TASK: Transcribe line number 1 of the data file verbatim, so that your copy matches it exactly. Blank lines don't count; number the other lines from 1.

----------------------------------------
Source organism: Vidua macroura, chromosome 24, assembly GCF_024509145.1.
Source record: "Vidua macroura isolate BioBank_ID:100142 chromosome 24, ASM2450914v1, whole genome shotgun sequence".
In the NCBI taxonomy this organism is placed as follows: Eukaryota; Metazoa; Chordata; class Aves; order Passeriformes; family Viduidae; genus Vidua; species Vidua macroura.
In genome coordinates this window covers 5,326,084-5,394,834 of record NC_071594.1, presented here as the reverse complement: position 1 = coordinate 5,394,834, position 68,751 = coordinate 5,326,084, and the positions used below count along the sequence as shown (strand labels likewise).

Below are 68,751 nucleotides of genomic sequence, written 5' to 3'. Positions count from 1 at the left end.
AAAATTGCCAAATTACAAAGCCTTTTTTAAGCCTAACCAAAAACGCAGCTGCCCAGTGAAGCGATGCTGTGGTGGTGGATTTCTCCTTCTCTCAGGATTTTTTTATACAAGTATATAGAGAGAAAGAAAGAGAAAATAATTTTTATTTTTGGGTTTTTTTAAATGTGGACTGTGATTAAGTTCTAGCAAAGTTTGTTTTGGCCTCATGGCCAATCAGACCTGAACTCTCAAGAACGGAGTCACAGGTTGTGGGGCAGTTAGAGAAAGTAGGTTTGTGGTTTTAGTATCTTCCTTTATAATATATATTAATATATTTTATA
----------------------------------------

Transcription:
Source organism: Vidua macroura, chromosome 24, assembly GCF_024509145.1.